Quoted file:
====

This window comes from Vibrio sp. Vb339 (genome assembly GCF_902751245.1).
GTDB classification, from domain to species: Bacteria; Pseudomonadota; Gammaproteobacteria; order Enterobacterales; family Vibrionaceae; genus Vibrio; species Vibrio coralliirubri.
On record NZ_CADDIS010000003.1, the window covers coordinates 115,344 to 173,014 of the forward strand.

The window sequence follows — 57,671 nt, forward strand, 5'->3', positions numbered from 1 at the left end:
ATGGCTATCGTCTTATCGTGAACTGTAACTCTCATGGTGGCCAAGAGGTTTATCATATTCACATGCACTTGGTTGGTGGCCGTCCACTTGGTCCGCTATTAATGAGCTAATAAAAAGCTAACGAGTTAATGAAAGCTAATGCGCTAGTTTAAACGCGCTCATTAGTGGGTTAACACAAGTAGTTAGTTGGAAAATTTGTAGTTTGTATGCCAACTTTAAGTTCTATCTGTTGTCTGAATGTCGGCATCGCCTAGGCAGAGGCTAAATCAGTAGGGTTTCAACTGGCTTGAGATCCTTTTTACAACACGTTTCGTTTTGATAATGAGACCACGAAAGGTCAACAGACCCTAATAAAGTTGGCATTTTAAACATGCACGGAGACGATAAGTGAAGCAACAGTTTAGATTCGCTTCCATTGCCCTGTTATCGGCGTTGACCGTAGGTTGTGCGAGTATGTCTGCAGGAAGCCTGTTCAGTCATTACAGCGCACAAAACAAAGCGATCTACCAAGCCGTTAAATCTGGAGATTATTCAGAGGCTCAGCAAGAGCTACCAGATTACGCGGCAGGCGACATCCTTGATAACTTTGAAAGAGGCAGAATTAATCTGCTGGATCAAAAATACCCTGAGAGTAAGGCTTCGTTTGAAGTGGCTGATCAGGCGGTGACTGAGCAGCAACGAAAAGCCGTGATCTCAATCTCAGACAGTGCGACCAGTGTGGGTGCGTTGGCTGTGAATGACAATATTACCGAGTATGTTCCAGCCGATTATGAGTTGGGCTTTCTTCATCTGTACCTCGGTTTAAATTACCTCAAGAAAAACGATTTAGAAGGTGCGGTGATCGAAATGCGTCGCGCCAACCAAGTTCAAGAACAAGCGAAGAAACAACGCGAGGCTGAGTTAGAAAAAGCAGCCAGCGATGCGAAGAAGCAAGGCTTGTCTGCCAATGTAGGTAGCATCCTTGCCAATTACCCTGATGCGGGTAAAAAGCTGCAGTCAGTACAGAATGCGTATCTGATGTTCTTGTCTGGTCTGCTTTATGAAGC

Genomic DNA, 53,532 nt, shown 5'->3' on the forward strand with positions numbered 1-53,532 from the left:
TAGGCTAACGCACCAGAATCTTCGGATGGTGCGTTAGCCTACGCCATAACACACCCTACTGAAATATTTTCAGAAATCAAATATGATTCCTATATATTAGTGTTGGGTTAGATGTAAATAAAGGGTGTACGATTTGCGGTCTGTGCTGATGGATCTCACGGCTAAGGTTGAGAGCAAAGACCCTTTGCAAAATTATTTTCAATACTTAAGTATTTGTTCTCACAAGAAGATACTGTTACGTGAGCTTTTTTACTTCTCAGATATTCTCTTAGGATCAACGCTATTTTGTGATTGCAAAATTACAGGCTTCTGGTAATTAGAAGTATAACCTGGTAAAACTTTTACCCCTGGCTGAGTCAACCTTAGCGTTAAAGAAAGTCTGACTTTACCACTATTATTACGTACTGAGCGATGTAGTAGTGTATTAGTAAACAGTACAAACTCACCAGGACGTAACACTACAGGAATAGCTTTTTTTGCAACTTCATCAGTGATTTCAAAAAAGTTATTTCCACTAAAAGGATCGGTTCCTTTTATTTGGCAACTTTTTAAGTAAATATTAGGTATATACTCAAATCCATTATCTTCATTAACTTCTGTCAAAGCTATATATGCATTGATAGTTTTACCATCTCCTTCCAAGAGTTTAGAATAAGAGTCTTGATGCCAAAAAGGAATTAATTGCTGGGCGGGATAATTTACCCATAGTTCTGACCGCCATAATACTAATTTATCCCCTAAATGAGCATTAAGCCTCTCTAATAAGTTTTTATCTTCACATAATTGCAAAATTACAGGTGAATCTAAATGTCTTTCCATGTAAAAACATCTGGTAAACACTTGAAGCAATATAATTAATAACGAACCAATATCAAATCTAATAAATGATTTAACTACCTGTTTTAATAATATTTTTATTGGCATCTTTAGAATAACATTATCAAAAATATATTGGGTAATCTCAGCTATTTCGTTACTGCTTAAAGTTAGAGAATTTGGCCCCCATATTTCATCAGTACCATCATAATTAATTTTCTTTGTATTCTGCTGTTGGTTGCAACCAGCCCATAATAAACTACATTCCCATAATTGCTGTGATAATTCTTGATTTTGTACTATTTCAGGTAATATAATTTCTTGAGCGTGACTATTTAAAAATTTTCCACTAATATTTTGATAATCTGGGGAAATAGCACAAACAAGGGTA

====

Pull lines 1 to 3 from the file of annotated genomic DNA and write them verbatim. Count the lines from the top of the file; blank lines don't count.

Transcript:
This window comes from Vibrio sp. Vb339 (genome assembly GCF_902751245.1).
GTDB classification, from domain to species: Bacteria; Pseudomonadota; Gammaproteobacteria; order Enterobacterales; family Vibrionaceae; genus Vibrio; species Vibrio coralliirubri.
On record NZ_CADDIS010000003.1, the window covers coordinates 115,344 to 173,014 of the forward strand.